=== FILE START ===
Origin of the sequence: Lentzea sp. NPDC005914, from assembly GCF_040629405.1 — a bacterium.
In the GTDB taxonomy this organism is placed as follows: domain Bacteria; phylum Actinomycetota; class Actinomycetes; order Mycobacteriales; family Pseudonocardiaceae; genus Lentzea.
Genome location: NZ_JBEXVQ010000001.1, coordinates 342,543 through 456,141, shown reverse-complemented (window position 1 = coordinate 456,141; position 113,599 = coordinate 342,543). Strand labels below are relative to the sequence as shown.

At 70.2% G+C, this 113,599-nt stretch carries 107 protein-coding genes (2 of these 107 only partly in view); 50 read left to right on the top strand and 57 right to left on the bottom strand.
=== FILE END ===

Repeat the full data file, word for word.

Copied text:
Origin of the sequence: Lentzea sp. NPDC005914, from assembly GCF_040629405.1 — a bacterium.
In the GTDB taxonomy this organism is placed as follows: domain Bacteria; phylum Actinomycetota; class Actinomycetes; order Mycobacteriales; family Pseudonocardiaceae; genus Lentzea.
Genome location: NZ_JBEXVQ010000001.1, coordinates 342,543 through 456,141, shown reverse-complemented (window position 1 = coordinate 456,141; position 113,599 = coordinate 342,543). Strand labels below are relative to the sequence as shown.

At 70.2% G+C, this 113,599-nt stretch carries 107 protein-coding genes (2 of these 107 only partly in view); 50 read left to right on the top strand and 57 right to left on the bottom strand.